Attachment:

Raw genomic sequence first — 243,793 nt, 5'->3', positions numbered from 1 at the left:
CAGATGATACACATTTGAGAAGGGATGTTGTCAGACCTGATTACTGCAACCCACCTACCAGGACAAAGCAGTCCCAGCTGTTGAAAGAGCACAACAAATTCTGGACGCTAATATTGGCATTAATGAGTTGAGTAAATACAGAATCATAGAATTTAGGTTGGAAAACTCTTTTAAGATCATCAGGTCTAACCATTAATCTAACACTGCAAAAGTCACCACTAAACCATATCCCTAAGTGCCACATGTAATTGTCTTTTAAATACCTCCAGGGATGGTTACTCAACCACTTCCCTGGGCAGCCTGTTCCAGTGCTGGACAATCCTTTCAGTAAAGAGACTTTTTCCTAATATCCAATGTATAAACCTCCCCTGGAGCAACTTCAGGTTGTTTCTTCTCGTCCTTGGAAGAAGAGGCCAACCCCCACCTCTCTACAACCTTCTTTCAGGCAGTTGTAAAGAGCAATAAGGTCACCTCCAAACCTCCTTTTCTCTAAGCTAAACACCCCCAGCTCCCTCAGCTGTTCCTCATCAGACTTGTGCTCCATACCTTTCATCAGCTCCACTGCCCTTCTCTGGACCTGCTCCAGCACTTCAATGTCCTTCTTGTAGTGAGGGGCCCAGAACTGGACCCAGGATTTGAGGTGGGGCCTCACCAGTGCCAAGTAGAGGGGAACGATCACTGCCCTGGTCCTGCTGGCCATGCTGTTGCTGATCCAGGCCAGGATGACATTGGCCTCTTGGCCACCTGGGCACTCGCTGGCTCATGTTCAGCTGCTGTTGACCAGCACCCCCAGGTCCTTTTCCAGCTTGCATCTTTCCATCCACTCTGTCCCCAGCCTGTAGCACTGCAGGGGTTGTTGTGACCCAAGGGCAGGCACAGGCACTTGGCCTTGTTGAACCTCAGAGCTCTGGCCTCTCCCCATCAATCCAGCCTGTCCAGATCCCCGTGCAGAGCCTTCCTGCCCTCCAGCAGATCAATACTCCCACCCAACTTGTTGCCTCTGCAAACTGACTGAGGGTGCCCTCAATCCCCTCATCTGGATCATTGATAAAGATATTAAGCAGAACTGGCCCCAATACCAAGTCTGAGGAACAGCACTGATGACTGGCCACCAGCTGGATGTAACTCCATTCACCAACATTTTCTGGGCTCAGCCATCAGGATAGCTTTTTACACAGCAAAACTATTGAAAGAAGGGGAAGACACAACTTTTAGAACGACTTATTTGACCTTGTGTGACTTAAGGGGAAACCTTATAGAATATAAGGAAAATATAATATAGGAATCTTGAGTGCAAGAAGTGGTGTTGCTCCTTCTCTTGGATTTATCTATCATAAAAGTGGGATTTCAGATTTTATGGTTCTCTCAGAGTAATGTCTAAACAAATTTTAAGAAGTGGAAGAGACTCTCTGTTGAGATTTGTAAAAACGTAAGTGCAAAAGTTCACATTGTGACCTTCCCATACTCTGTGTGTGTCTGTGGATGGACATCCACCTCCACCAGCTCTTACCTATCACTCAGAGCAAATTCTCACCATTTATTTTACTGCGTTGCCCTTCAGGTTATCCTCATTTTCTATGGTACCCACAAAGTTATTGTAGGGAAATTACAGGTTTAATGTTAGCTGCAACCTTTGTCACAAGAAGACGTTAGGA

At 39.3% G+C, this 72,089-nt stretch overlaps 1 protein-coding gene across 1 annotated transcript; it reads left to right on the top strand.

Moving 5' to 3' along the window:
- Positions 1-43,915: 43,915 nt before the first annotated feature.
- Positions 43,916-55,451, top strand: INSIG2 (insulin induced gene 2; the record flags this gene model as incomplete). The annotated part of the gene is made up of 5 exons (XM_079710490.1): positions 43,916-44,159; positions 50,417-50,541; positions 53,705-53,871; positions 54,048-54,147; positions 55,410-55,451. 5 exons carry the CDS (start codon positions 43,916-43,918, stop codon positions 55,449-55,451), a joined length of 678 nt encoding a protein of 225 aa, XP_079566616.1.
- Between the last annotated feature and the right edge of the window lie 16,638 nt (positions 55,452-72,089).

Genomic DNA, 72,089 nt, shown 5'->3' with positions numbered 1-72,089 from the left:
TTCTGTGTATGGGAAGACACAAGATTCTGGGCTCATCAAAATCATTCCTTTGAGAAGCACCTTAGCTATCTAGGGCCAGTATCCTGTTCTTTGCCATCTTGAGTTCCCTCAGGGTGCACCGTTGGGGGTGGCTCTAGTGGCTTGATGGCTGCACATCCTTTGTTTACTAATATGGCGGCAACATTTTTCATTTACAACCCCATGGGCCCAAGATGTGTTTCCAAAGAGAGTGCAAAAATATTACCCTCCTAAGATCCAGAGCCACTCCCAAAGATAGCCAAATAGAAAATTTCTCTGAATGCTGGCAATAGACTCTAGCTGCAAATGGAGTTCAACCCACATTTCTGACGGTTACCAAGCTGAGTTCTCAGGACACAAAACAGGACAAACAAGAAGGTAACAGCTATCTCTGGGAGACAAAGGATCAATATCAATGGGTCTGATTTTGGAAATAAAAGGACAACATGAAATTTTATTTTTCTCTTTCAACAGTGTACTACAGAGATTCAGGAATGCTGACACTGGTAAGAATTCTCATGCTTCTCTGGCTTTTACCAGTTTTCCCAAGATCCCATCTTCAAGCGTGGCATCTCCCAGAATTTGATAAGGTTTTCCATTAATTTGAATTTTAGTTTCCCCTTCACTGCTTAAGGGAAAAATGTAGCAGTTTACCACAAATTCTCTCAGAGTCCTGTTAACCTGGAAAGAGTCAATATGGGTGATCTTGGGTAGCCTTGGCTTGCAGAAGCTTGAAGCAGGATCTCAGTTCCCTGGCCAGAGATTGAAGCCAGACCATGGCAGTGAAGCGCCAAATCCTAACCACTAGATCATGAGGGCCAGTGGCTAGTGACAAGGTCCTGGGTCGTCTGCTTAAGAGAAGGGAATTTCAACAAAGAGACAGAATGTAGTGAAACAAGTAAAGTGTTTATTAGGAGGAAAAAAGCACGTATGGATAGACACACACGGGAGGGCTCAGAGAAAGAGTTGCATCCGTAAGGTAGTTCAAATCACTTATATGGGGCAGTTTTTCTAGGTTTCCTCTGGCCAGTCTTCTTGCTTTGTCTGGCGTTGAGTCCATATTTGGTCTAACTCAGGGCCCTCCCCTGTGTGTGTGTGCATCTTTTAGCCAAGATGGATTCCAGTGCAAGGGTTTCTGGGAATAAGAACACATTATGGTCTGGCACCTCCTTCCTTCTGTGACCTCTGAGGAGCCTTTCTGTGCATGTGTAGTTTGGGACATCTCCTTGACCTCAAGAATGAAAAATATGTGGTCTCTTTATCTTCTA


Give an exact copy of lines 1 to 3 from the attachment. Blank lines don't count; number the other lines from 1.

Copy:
Raw genomic sequence first — 243,793 nt, 5'->3', positions numbered from 1 at the left:
CAGATGATACACATTTGAGAAGGGATGTTGTCAGACCTGATTACTGCAACCCACCTACCAGGACAAAGCAGTCCCAGCTGTTGAAAGAGCACAACAAATTCTGGACGCTAATATTGGCATTAATGAGTTGAGTAAATACAGAATCATAGAATTTAGGTTGGAAAACTCTTTTAAGATCATCAGGTCTAACCATTAATCTAACACTGCAAAAGTCACCACTAAACCATATCCCTAAGTGCCACATGTAATTGTCTTTTAAATACCTCCAGGGATGGTTACTCAACCACTTCCCTGGGCAGCCTGTTCCAGTGCTGGACAATCCTTTCAGTAAAGAGACTTTTTCCTAATATCCAATGTATAAACCTCCCCTGGAGCAACTTCAGGTTGTTTCTTCTCGTCCTTGGAAGAAGAGGCCAACCCCCACCTCTCTACAACCTTCTTTCAGGCAGTTGTAAAGAGCAATAAGGTCACCTCCAAACCTCCTTTTCTCTAAGCTAAACACCCCCAGCTCCCTCAGCTGTTCCTCATCAGACTTGTGCTCCATACCTTTCATCAGCTCCACTGCCCTTCTCTGGACCTGCTCCAGCACTTCAATGTCCTTCTTGTAGTGAGGGGCCCAGAACTGGACCCAGGATTTGAGGTGGGGCCTCACCAGTGCCAAGTAGAGGGGAACGATCACTGCCCTGGTCCTGCTGGCCATGCTGTTGCTGATCCAGGCCAGGATGACATTGGCCTCTTGGCCACCTGGGCACTCGCTGGCTCATGTTCAGCTGCTGTTGACCAGCACCCCCAGGTCCTTTTCCAGCTTGCATCTTTCCATCCACTCTGTCCCCAGCCTGTAGCACTGCAGGGGTTGTTGTGACCCAAGGGCAGGCACAGGCACTTGGCCTTGTTGAACCTCAGAGCTCTGGCCTCTCCCCATCAATCCAGCCTGTCCAGATCCCCGTGCAGAGCCTTCCTGCCCTCCAGCAGATCAATACTCCCACCCAACTTGTTGCCTCTGCAAACTGACTGAGGGTGCCCTCAATCCCCTCATCTGGATCATTGATAAAGATATTAAGCAGAACTGGCCCCAATACCAAGTCTGAGGAACAGCACTGATGACTGGCCACCAGCTGGATGTAACTCCATTCACCAACATTTTCTGGGCTCAGCCATCAGGATAGCTTTTTACACAGCAAAACTATTGAAAGAAGGGGAAGACACAACTTTTAGAACGACTTATTTGACCTTGTGTGACTTAAGGGGAAACCTTATAGAATATAAGGAAAATATAATATAGGAATCTTGAGTGCAAGAAGTGGTGTTGCTCCTTCTCTTGGATTTATCTATCATAAAAGTGGGATTTCAGATTTTATGGTTCTCTCAGAGTAATGTCTAAACAAATTTTAAGAAGTGGAAGAGACTCTCTGTTGAGATTTGTAAAAACGTAAGTGCAAAAGTTCACATTGTGACCTTCCCATACTCTGTGTGTGTCTGTGGATGGACATCCACCTCCACCAGCTCTTACCTATCACTCAGAGCAAATTCTCACCATTTATTTTACTGCGTTGCCCTTCAGGTTATCCTCATTTTCTATGGTACCCACAAAGTTATTGTAGGGAAATTACAGGTTTAATGTTAGCTGCAACCTTTGTCACAAGAAGACGTTAGGA

At 39.3% G+C, this 72,089-nt stretch overlaps 1 protein-coding gene across 1 annotated transcript; it reads left to right on the top strand.